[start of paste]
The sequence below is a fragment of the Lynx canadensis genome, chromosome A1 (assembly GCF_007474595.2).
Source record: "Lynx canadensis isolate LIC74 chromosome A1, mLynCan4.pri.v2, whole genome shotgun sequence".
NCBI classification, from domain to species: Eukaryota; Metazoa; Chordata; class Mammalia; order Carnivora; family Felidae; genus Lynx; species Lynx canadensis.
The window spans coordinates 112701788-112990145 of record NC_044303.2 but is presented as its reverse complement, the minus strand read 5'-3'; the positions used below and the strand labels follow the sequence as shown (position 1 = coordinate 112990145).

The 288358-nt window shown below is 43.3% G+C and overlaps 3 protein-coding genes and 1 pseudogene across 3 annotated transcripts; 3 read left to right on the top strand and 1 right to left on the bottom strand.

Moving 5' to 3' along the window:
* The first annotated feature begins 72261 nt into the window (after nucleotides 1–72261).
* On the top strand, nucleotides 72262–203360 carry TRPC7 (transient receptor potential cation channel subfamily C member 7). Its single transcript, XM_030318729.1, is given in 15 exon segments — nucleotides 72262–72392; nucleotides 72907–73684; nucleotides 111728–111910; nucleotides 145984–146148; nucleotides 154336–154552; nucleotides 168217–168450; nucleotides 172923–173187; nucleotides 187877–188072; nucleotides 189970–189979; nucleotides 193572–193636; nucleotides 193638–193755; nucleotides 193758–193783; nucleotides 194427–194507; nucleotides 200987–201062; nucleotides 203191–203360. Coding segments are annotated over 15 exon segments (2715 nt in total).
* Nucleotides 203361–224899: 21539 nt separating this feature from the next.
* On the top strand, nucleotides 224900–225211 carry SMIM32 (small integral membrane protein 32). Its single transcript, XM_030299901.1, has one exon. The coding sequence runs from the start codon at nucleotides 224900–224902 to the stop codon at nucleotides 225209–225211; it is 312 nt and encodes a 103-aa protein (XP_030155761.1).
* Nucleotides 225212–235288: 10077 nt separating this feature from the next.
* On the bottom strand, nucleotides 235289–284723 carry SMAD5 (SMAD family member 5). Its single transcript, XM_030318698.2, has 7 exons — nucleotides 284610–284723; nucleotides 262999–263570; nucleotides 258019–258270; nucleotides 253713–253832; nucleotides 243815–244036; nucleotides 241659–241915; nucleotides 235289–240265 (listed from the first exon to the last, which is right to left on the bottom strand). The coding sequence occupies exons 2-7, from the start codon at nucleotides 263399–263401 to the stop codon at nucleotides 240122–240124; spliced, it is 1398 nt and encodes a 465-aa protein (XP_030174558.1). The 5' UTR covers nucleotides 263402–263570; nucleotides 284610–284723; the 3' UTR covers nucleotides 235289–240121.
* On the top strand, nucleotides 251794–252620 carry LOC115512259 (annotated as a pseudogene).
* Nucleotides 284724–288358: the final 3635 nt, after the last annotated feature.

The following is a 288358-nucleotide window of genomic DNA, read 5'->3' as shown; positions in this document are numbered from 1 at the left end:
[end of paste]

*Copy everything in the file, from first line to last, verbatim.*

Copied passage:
The sequence below is a fragment of the Lynx canadensis genome, chromosome A1 (assembly GCF_007474595.2).
Source record: "Lynx canadensis isolate LIC74 chromosome A1, mLynCan4.pri.v2, whole genome shotgun sequence".
NCBI classification, from domain to species: Eukaryota; Metazoa; Chordata; class Mammalia; order Carnivora; family Felidae; genus Lynx; species Lynx canadensis.
The window spans coordinates 112701788-112990145 of record NC_044303.2 but is presented as its reverse complement, the minus strand read 5'-3'; the positions used below and the strand labels follow the sequence as shown (position 1 = coordinate 112990145).

The 288358-nt window shown below is 43.3% G+C and overlaps 3 protein-coding genes and 1 pseudogene across 3 annotated transcripts; 3 read left to right on the top strand and 1 right to left on the bottom strand.

Moving 5' to 3' along the window:
* The first annotated feature begins 72261 nt into the window (after nucleotides 1–72261).
* On the top strand, nucleotides 72262–203360 carry TRPC7 (transient receptor potential cation channel subfamily C member 7). Its single transcript, XM_030318729.1, is given in 15 exon segments — nucleotides 72262–72392; nucleotides 72907–73684; nucleotides 111728–111910; nucleotides 145984–146148; nucleotides 154336–154552; nucleotides 168217–168450; nucleotides 172923–173187; nucleotides 187877–188072; nucleotides 189970–189979; nucleotides 193572–193636; nucleotides 193638–193755; nucleotides 193758–193783; nucleotides 194427–194507; nucleotides 200987–201062; nucleotides 203191–203360. Coding segments are annotated over 15 exon segments (2715 nt in total).
* Nucleotides 203361–224899: 21539 nt separating this feature from the next.
* On the top strand, nucleotides 224900–225211 carry SMIM32 (small integral membrane protein 32). Its single transcript, XM_030299901.1, has one exon. The coding sequence runs from the start codon at nucleotides 224900–224902 to the stop codon at nucleotides 225209–225211; it is 312 nt and encodes a 103-aa protein (XP_030155761.1).
* Nucleotides 225212–235288: 10077 nt separating this feature from the next.
* On the bottom strand, nucleotides 235289–284723 carry SMAD5 (SMAD family member 5). Its single transcript, XM_030318698.2, has 7 exons — nucleotides 284610–284723; nucleotides 262999–263570; nucleotides 258019–258270; nucleotides 253713–253832; nucleotides 243815–244036; nucleotides 241659–241915; nucleotides 235289–240265 (listed from the first exon to the last, which is right to left on the bottom strand). The coding sequence occupies exons 2-7, from the start codon at nucleotides 263399–263401 to the stop codon at nucleotides 240122–240124; spliced, it is 1398 nt and encodes a 465-aa protein (XP_030174558.1). The 5' UTR covers nucleotides 263402–263570; nucleotides 284610–284723; the 3' UTR covers nucleotides 235289–240121.
* On the top strand, nucleotides 251794–252620 carry LOC115512259 (annotated as a pseudogene).
* Nucleotides 284724–288358: the final 3635 nt, after the last annotated feature.

The following is a 288358-nucleotide window of genomic DNA, read 5'->3' as shown; positions in this document are numbered from 1 at the left end: